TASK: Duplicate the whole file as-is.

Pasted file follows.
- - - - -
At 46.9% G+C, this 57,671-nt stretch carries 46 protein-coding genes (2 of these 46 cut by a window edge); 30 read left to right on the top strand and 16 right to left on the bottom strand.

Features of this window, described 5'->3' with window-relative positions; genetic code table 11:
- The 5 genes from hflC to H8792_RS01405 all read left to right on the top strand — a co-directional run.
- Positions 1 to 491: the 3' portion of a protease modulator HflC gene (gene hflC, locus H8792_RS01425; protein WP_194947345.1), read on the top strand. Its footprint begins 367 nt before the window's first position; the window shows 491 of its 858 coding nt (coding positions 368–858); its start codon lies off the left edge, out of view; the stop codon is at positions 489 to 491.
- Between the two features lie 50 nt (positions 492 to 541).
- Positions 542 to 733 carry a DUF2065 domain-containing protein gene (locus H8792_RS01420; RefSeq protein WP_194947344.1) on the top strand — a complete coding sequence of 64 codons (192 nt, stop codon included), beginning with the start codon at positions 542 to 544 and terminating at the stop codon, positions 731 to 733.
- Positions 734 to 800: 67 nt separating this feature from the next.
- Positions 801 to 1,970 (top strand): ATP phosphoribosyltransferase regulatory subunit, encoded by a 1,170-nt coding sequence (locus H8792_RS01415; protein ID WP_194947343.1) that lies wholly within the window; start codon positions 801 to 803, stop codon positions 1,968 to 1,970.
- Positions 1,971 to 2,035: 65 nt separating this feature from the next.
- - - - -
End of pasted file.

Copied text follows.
At 46.9% G+C, this 57,671-nt stretch carries 46 protein-coding genes (2 of these 46 cut by a window edge); 30 read left to right on the top strand and 16 right to left on the bottom strand.

Features of this window, described 5'->3' with window-relative positions; genetic code table 11:
- The 5 genes from hflC to H8792_RS01405 all read left to right on the top strand — a co-directional run.
- Positions 1 to 491: the 3' portion of a protease modulator HflC gene (gene hflC, locus H8792_RS01425; protein WP_194947345.1), read on the top strand. Its footprint begins 367 nt before the window's first position; the window shows 491 of its 858 coding nt (coding positions 368–858); its start codon lies off the left edge, out of view; the stop codon is at positions 489 to 491.
- Between the two features lie 50 nt (positions 492 to 541).
- Positions 542 to 733 carry a DUF2065 domain-containing protein gene (locus H8792_RS01420; RefSeq protein WP_194947344.1) on the top strand — a complete coding sequence of 64 codons (192 nt, stop codon included), beginning with the start codon at positions 542 to 544 and terminating at the stop codon, positions 731 to 733.
- Positions 734 to 800: 67 nt separating this feature from the next.
- Positions 801 to 1,970 (top strand): ATP phosphoribosyltransferase regulatory subunit, encoded by a 1,170-nt coding sequence (locus H8792_RS01415; protein ID WP_194947343.1) that lies wholly within the window; start codon positions 801 to 803, stop codon positions 1,968 to 1,970.
- Positions 1,971 to 2,035: 65 nt separating this feature from the next.